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Catholic Culture Liturgical Living

unabashed

By Diogenes ( articles ) | Sep 10, 2008

"The GOP Should Kiss Gay-Bashing Goodbye," says an editor at The New Republic, writing in the WSJ. James Kirchick affects to congratulate the RNC on the tolerance it displayed at its recent convention. In reality his op-ed is more of a warning shot than a good-faith compliment, but then reality is subject to linguistic warping by activists of Mr. Kirchick's temper. Mark Steyn has put it concisely: 

Language has been an important weapon in the gay movement’s very swift advance. In the old days, there was "sodomy": an act. In the late 19th century, the word "homosexuality" was coined: a condition. A generation ago, the accepted term became "gay": an identity. Each formulation raises the stakes: one can object to and even criminalize an act; one is obligated to be sympathetic towards a condition; but once it’s a fully-fledged 24/7 identity, like being Hispanic or Inuit, anything less than whole-hearted acceptance gets you marked down as a bigot.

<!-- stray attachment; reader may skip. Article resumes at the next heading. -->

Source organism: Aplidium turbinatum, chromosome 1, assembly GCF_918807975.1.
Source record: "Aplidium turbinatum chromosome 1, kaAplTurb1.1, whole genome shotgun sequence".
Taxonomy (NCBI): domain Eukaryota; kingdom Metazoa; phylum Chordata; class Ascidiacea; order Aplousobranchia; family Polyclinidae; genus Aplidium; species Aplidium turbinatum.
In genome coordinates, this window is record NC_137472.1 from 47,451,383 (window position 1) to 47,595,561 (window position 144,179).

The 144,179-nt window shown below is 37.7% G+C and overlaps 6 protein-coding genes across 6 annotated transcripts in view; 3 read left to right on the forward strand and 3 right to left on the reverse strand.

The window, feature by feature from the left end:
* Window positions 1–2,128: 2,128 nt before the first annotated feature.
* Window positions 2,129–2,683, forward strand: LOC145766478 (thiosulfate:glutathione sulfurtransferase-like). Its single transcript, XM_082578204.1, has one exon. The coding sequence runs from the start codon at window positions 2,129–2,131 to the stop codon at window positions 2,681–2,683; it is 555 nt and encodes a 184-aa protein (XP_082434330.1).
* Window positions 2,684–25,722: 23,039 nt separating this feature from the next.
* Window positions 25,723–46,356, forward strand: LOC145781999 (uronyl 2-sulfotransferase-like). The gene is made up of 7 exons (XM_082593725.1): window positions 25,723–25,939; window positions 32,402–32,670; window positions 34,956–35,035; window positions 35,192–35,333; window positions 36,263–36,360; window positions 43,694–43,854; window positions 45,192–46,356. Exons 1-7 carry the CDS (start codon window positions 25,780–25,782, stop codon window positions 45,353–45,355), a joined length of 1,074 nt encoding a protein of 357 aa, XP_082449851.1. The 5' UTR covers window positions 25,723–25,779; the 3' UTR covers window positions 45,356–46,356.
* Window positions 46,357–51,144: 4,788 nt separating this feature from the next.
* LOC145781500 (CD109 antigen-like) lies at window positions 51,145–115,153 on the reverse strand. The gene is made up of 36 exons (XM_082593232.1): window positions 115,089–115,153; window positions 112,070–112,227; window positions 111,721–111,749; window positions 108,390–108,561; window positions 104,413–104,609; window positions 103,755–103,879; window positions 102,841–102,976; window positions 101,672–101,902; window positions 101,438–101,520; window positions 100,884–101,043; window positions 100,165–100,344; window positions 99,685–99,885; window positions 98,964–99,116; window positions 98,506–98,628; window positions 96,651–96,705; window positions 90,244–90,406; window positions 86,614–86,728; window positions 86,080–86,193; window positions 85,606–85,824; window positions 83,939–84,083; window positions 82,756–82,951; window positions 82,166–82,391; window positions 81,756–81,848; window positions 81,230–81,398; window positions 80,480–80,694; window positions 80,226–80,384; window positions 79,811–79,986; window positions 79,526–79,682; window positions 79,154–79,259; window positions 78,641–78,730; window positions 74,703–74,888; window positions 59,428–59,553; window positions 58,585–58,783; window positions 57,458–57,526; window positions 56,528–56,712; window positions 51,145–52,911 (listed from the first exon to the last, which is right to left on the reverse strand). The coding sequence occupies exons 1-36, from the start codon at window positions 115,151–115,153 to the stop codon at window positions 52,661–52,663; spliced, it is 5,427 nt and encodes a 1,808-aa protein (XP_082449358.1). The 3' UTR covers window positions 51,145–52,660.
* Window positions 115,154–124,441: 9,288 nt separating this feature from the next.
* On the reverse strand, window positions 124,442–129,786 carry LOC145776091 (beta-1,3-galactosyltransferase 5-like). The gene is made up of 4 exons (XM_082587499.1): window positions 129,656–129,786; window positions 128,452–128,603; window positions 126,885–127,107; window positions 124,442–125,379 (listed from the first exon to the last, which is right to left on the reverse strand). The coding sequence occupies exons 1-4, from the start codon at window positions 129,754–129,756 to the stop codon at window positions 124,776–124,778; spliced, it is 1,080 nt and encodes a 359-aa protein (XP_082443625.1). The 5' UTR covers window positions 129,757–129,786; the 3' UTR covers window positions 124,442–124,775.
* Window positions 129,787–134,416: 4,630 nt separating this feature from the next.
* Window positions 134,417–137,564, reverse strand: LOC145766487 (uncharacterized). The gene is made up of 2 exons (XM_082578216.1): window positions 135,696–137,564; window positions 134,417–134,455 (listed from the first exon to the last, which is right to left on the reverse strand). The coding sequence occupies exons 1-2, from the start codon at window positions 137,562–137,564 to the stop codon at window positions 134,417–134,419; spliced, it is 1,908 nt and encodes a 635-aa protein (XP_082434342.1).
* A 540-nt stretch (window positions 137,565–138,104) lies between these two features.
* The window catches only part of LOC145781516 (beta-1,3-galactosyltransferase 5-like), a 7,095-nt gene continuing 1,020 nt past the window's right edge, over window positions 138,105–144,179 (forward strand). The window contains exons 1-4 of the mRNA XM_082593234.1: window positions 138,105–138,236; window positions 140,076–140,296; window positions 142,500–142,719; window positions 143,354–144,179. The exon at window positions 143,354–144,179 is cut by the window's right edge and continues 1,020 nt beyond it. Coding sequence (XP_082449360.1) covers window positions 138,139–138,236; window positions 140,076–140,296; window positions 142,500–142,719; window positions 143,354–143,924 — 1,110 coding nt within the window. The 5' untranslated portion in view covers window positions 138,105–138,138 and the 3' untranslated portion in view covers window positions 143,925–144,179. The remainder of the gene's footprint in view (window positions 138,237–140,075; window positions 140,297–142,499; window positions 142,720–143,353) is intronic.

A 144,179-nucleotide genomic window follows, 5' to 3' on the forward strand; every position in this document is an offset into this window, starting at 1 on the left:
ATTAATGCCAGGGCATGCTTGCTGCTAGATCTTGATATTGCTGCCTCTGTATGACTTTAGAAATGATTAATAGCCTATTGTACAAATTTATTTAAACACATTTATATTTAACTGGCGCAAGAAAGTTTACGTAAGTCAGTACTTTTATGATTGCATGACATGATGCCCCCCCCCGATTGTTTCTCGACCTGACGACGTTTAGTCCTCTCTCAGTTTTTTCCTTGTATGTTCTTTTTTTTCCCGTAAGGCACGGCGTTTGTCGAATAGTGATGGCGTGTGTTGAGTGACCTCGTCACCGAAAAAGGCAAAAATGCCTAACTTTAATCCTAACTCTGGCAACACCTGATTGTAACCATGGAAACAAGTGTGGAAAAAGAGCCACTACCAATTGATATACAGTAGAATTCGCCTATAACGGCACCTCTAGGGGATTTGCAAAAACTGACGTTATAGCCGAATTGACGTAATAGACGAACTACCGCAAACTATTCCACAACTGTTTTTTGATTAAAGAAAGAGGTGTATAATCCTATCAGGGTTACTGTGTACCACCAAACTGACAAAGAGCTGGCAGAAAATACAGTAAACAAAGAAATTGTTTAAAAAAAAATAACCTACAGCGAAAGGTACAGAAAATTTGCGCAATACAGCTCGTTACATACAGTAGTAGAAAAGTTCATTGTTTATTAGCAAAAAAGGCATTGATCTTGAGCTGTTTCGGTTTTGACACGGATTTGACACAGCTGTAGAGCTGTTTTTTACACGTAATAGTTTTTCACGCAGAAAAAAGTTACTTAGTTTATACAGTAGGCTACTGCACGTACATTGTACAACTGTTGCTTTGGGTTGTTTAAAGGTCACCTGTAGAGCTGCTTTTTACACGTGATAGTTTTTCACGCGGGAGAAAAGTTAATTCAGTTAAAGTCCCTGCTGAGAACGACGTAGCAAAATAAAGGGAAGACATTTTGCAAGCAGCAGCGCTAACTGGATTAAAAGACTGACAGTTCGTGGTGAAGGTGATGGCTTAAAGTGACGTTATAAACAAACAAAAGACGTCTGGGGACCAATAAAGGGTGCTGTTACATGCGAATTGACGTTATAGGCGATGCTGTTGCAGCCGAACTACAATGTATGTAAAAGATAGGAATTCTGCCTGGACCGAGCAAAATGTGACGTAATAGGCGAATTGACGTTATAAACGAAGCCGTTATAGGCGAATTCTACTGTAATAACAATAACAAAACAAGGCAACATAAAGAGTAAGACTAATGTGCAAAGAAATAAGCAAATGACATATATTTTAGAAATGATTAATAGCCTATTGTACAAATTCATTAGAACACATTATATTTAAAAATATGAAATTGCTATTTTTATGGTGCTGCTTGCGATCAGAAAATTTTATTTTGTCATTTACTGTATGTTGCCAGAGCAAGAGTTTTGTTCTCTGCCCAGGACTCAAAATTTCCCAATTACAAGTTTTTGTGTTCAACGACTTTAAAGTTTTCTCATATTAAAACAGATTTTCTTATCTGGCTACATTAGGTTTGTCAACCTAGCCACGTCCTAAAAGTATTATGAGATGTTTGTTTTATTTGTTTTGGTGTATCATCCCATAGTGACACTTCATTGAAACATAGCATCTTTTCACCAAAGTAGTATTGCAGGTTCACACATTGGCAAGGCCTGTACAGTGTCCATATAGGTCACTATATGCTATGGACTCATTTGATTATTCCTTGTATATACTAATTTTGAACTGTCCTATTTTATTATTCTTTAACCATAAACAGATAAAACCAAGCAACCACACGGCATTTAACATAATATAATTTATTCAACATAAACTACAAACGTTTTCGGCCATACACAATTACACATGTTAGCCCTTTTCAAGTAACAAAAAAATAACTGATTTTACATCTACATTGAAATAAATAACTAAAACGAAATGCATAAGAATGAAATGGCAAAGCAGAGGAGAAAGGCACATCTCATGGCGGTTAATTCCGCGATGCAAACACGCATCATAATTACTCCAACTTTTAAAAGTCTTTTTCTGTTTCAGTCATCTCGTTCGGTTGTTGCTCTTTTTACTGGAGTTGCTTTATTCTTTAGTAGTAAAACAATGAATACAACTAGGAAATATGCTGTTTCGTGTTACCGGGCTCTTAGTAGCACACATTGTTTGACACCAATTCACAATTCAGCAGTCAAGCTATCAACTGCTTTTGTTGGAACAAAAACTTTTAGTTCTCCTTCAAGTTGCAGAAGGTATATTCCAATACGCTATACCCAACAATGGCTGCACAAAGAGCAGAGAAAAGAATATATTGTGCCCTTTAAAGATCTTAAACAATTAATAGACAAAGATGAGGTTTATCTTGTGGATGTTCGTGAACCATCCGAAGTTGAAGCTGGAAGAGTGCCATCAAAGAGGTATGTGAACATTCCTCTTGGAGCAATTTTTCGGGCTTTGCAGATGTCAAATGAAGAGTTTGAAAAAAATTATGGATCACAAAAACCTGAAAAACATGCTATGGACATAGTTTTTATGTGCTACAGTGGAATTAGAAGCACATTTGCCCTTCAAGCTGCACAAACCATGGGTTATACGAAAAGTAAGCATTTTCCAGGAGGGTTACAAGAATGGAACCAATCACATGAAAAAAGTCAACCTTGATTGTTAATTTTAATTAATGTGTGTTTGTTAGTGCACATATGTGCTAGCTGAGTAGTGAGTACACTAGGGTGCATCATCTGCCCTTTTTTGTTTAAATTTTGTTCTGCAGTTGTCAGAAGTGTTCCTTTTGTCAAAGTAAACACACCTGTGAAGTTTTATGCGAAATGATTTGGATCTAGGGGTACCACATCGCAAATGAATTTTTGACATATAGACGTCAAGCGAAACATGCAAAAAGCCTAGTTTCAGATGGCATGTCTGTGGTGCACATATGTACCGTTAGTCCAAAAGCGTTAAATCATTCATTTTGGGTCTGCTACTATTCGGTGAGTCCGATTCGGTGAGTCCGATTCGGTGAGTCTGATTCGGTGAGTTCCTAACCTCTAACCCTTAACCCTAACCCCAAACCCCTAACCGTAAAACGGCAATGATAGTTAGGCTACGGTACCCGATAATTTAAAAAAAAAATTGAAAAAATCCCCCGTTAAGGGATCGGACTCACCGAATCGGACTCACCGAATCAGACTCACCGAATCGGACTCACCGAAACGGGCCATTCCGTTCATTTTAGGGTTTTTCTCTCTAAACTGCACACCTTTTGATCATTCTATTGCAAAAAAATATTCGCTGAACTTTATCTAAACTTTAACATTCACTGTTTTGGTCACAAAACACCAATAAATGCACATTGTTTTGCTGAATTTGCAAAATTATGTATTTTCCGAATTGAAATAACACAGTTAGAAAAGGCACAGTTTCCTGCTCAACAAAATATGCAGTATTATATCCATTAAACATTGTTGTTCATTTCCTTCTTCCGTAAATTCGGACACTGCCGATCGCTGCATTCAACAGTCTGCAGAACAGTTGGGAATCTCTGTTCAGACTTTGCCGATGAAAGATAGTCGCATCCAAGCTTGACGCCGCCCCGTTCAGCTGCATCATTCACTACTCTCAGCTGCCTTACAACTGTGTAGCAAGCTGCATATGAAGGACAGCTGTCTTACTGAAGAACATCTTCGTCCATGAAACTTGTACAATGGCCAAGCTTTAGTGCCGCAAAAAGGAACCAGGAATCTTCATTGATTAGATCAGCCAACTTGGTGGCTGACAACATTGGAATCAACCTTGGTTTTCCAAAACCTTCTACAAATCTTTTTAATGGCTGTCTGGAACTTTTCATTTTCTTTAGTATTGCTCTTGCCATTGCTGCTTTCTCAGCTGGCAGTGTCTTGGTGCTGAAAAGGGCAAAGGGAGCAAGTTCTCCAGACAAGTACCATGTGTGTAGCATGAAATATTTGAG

Consider the term "gay-bashing." Bashing should mean -- and once did mean -- the same as beating, and ought to be employed in the context of blackened eyes and broken jaws. So what does Kirchick offer us as an example of GOP gay-bashing at the 2004 convention? (squeamish readers should avert their eyes): 

"Because the union of a man and woman deserves an honored place in our society, I support the protection of marriage against activist judges," Mr. Bush declared from the podium at Madison Square Garden. 

I trust you're duly shocked. 

In the implementation of the gay political agenda, "bashing" has been progressively ramped up from something you did with a tire iron to something you do with an adjective (ironically, this hyperbole in the service of self-dramatization reinforces the stereotype of the pansy-as-shrieking-adolescent). If "the protection of marriage" counts as bashing today, we can be confident than insufficiently robust  enthusiasm for sodomy will count as bashing tomorrow. Mr. Kirchick complains that -- notwithstanding the GOP's tardy amendment -- there's far too much independence of mind out there regarding unnatural vice. The querulousness of gayspeak has a wry echo of W.C. Fields: someone put diversity in our "diversity."

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